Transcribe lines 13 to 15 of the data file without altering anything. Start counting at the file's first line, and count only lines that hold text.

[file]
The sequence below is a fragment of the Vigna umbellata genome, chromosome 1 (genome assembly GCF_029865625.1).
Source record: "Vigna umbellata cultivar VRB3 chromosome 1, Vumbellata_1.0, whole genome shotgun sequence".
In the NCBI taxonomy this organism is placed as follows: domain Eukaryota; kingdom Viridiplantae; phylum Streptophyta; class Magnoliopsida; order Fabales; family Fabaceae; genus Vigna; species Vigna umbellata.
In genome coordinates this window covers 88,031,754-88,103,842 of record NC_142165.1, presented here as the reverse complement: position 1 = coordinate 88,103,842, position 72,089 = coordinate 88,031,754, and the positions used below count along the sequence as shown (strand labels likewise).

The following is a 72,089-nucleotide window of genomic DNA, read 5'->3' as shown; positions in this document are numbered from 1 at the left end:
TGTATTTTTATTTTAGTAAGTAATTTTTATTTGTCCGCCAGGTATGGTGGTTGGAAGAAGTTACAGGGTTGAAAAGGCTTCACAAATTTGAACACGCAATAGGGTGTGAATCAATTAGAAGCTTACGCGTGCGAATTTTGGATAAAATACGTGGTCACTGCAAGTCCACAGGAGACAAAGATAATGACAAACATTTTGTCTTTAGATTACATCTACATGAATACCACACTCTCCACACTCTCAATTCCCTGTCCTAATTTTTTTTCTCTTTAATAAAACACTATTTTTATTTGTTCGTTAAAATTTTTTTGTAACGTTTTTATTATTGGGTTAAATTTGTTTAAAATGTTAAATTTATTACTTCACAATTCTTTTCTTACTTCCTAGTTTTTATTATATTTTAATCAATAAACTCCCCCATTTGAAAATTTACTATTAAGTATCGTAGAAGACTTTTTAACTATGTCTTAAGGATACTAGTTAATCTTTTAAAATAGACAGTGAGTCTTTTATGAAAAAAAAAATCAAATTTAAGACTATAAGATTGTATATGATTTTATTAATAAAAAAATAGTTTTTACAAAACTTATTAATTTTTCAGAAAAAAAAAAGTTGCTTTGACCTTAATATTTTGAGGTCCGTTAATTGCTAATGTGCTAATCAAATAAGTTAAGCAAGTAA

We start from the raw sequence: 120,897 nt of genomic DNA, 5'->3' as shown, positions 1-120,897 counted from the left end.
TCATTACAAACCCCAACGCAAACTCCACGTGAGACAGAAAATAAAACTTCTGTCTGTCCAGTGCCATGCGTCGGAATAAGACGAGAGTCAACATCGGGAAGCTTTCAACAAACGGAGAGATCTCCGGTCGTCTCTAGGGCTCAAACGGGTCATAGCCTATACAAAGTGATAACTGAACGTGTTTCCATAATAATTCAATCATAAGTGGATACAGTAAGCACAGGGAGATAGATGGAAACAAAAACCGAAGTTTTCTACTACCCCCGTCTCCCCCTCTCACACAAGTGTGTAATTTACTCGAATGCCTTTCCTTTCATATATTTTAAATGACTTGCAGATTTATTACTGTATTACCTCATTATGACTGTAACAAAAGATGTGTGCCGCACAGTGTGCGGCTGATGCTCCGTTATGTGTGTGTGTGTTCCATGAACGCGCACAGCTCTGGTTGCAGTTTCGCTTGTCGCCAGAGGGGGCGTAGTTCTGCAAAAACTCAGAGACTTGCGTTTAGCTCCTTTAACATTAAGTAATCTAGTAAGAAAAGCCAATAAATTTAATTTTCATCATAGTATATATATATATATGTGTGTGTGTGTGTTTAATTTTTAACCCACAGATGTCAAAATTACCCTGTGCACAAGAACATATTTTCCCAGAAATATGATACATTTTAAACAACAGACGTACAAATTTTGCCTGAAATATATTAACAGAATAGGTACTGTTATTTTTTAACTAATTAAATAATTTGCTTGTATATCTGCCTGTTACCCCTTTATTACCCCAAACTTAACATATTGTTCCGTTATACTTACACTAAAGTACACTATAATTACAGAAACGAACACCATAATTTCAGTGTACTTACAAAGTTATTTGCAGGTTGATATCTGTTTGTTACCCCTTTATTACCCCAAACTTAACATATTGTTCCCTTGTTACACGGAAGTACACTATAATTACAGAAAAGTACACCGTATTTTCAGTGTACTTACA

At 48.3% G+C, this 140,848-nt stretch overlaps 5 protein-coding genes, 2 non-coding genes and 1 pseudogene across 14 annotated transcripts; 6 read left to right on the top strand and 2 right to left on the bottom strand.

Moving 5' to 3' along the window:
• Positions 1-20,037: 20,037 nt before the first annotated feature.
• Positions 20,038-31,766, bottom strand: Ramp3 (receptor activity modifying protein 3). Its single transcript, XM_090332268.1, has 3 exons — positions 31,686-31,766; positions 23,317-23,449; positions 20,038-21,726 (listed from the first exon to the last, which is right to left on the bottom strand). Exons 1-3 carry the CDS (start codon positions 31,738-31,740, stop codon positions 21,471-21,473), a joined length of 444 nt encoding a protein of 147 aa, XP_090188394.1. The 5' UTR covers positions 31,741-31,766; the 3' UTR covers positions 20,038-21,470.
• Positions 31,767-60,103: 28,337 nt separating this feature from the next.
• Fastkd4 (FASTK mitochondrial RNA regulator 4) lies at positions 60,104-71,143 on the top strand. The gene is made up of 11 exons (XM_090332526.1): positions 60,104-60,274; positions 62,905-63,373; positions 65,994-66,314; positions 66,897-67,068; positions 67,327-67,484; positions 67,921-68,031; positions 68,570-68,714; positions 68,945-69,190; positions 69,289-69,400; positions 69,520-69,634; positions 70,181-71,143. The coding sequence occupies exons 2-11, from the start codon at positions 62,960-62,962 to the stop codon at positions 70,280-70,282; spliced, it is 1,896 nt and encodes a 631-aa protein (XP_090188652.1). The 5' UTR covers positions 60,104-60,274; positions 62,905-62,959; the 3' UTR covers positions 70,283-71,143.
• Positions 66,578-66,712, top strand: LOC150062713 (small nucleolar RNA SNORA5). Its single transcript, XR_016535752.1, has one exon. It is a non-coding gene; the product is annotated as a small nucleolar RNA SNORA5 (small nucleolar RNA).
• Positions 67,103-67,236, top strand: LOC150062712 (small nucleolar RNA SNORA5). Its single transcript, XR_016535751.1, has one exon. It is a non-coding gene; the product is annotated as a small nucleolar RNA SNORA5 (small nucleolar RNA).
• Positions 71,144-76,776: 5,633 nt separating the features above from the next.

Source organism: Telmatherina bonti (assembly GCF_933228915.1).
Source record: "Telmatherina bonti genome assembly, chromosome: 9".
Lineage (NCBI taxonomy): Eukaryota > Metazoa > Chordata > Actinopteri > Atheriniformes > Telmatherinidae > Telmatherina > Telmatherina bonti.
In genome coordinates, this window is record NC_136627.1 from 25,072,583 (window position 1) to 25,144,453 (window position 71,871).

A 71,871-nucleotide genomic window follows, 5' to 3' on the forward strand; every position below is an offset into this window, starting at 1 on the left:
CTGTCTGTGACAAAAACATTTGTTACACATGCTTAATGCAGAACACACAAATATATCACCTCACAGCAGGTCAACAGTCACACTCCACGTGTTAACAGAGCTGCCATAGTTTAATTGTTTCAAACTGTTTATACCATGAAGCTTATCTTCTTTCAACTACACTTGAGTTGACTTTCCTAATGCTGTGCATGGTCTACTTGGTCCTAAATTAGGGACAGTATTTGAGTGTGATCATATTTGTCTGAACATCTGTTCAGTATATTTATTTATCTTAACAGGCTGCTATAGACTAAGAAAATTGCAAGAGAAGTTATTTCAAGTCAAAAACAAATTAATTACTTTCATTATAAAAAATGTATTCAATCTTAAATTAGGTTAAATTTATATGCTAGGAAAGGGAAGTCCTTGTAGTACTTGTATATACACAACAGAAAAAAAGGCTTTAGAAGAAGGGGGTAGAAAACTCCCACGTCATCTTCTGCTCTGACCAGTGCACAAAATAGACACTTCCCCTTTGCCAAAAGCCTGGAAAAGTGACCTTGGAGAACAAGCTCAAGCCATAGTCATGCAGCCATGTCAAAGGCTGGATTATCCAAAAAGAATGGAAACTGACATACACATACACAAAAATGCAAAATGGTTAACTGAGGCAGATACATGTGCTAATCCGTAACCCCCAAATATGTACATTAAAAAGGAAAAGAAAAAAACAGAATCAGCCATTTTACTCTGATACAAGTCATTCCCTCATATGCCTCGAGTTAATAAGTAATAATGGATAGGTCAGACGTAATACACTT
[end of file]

• Positions 31,767-60,103: 28,337 nt separating this feature from the next.
• Fastkd4 (FASTK mitochondrial RNA regulator 4) lies at positions 60,104-71,143 on the top strand. The gene is made up of 11 exons (XM_090332526.1): positions 60,104-60,274; positions 62,905-63,373; positions 65,994-66,314; positions 66,897-67,068; positions 67,327-67,484; positions 67,921-68,031; positions 68,570-68,714; positions 68,945-69,190; positions 69,289-69,400; positions 69,520-69,634; positions 70,181-71,143. The coding sequence occupies exons 2-11, from the start codon at positions 62,960-62,962 to the stop codon at positions 70,280-70,282; spliced, it is 1,896 nt and encodes a 631-aa protein (XP_090188652.1). The 5' UTR covers positions 60,104-60,274; positions 62,905-62,959; the 3' UTR covers positions 70,283-71,143.
• Positions 66,578-66,712, top strand: LOC150062713 (small nucleolar RNA SNORA5). Its single transcript, XR_016535752.1, has one exon. It is a non-coding gene; the product is annotated as a small nucleolar RNA SNORA5 (small nucleolar RNA).